Monday, February 18, 2008

First shot

Last Friday I dropped by the medical foundation for the first of my three Gardasil shots.

I noticed no side-effects, it's possible that there was slight swelling that was hard to see from my point-of-view of the injection site on my left shoulder.

The nurse injecting me, as well as the paperwork, made a point of referring to the shot as "the HPV vaccine" rather than by its product name. I wondered about this for a while, but surmise that a generic name like that is more likely to trigger a "wait a minute" response in case of error, so I can see at least one possible point.

Next injection is two months from now, the one after is four months later.

Wednesday, February 13, 2008


First injection at 10:15 Friday. Making the appointment was a little strange, I ended up having to call to make the appt. with the injection clinic, and I could, early in the call, hear what I imagine was confusion on the part of the person I was talking to, eventually she said this might be the first injection of a guy done at their facility. Interesting!

Saturday, February 9, 2008

HPV and oral cancer

This article discusses HPV being the cause of an increasing proportion of cases of oral cancer in men, likely both because of an increase in oral sex, as well as a decline in smoking, reducing the number of smoking-related oral cancer cases.

That same article notes that Merck intends to ask for FDA approval to use Gardasil on men sometime in 2008, other reports I've seen say the studies they have might still not apply to my age group.

Friday, February 8, 2008

Going for It!

My doctor has agreed to give me an off-label Gardasil vaccination, and I have just indicated to her that I'd like to proceed with it.

Okay, now, some important disclaimers:

I am absolutely not recommending that you follow my lead, or do not follow my lead in this. I am by necessity working with limited information. I will share with you my thinking, but only for completeness sake. I am not a doctor. My doctor did not recommend that I have this vaccination. The FDA has not approved it for use in patients like myself.

Those disclaimers aside, do I think this is a good idea for me?

Let's break it down. I think there are two basic concerns. Safety and efficacy. On top of that, there's are just costs (time and money, it won't be covered by insurance), and meta-concerns.

First, safety. Published tests only cover Gardasil safety in women. Two things give me additional comfort here, but they should not necessarily be something *you* take for granted. First, Merck has been running for several years a test on men. These tests have not been released to the public, but Merck has announced it intends to ask for approval for men this year in any case. While I have no illusions that Merck would not push for approval of a borderline safety case, the completion of the study, combined with the rarity of gender-specific safety issues in similar vaccines, make my comfort in the general safety of this choice strong.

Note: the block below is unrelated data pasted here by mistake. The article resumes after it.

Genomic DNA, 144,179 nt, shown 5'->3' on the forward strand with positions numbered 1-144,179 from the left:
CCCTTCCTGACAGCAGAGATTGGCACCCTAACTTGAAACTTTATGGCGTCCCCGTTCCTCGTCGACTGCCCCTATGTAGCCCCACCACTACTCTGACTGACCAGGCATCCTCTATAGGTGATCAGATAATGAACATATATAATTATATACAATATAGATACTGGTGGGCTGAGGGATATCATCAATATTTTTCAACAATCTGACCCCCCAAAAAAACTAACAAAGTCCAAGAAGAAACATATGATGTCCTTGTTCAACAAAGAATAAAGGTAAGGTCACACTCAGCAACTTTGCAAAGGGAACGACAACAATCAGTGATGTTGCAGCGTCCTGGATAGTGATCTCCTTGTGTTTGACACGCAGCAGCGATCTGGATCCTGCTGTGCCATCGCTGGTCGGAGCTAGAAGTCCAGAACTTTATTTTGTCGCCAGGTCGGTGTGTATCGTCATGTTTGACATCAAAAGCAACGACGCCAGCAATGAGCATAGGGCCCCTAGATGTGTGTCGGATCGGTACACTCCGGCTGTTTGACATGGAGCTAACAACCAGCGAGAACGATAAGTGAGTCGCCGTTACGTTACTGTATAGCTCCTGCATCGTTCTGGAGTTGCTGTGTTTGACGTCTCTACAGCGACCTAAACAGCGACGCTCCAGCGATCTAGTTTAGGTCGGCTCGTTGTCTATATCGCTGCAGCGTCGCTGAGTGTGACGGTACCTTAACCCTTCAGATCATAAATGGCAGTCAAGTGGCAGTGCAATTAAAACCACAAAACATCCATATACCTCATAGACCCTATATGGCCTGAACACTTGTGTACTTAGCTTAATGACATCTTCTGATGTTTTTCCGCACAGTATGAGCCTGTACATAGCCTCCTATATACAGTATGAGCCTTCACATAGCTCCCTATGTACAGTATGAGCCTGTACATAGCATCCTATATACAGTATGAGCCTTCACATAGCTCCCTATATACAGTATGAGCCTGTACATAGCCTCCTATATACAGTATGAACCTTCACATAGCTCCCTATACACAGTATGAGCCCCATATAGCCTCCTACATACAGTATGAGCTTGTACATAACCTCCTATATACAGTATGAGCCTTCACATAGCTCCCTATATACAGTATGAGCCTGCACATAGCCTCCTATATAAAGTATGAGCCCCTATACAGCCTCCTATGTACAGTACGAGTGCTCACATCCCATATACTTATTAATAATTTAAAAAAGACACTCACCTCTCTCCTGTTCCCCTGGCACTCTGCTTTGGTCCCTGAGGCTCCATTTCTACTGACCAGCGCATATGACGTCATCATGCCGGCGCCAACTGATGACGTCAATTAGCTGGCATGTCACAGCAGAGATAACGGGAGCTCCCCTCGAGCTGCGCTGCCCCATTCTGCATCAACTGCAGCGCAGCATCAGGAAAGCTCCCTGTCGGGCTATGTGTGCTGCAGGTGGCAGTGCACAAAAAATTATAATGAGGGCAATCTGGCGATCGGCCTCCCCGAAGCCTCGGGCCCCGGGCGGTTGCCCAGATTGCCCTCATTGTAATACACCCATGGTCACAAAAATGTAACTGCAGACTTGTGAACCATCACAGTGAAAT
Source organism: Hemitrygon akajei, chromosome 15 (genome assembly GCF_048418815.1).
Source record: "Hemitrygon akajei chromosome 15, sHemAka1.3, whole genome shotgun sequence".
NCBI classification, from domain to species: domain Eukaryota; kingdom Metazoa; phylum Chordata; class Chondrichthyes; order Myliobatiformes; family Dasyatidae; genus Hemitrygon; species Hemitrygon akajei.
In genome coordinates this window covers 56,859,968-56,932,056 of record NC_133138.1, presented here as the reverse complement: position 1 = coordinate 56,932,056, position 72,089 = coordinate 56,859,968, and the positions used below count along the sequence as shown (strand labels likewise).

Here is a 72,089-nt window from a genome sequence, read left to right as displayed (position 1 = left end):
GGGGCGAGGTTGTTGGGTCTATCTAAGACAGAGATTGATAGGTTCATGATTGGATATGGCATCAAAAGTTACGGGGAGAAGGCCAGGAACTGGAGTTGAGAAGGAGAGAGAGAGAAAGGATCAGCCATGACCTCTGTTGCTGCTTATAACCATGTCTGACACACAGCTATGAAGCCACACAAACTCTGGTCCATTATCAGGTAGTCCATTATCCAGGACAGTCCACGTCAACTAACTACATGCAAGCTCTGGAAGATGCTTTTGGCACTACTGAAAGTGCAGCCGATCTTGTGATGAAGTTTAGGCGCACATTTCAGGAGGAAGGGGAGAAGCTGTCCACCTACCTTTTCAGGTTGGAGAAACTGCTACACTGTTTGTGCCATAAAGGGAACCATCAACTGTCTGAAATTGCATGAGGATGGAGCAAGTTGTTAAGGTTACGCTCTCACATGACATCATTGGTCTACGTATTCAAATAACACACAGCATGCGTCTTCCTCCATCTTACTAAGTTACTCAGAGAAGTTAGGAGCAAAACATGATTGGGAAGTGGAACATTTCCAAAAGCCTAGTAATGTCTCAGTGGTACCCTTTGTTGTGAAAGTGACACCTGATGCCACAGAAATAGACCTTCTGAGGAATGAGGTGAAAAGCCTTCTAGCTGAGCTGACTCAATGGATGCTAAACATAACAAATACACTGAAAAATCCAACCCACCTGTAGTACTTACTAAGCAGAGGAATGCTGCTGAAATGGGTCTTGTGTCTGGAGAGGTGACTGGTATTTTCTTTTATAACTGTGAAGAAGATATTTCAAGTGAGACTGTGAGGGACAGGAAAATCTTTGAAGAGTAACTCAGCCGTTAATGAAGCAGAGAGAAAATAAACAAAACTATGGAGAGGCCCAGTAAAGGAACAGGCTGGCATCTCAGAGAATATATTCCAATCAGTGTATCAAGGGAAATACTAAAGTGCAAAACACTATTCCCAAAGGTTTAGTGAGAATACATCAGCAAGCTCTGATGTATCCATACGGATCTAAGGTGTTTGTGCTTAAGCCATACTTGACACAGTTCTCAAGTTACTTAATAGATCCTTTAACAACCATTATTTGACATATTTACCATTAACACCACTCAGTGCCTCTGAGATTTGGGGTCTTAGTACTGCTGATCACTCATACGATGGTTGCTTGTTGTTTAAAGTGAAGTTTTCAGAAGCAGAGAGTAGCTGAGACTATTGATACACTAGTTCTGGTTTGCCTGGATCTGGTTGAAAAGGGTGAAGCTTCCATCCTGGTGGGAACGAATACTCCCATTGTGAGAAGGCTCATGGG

Second, efficacy. I am far from convinced that this will be effective. The number I keep pulling out of my ass is about 30%, reflecting that the vaccine is effective in younger unexposed women, but lacking additional data on older people and men, and without any actual evidence that I have or have not taken on various HPV strains. I'd almost be surprised if I'd never taken on HPV in some strain or another at this point in my life. Moreover, Herpevac, IIRC, a HSV vaccine, was shown to be effective in women and not men, there's some precedent for gender-specific activity, although that may or may not reflect the differences in the anatomy. Very little is known (or at least published) about effectiveness with respect to anal, penile, throat and mouth cancers. So, I pull "30%" out of my ass. That's enough that it might make a difference to me, or a partner, or a partner's partner someday, but far from anything certain. If I'd come up with 10%, I wouldn't be doing this. If I'd come up with 70%, I would have pushed for this sooner.

Price: I'm paying for this out of pocket. *shrug*. The three injections are going to run me about $360, as I understand it. But that's why I have money, to make my life better. I'm not particularly cost-sensitive, of course that's an issue for most folks.

Other terms: One concern my doctor expressed, not so much as an accusation as a "I would be concerned if X, but I don't imagine that's your way.", was that I'd presume efficacy and change my behavior based on the thought that the vaccine was effective when it might not be. This both has implications for my own health and my partners, and this leaves me, I feel, with an ethical duty to not only explain to potential partners why they should not feel particularly "safer" because I've done this. And I think that's probably right.

Anyway, I weighed it all, and there, the decision is made, the die is cast. Wish me luck. Wish us all luck, a successful vaccine that prevented oral, throat, penile anal and cervical cancer in large swaths of the population would be a very great thing indeed.


Gardasil, Merck's HPV vaccine, currently has approval for use in the US "on-label" for younger women. This vaccine has the potential to make a difference not only in the landscape of cervical cancer, but also, possibly, other cancers that both men and women might be at risk for--oral, throat, penile and anal cancers all seem to have some correlation with HPV infection.

For this reason, I explored being vaccinated with Gardasil "off-label" with my doctor. This blog will talk about the vaccination process and some of the issues surrounding Gardasil as well as off-label uses of Gardasil, particularly in men.

Now, the issues here are complex, and I'm using this blog to explore them and share them, but you should take everything here with a great deal of skepticism, for reasons that I will be elaborating on in future posts.

Until then, welcome.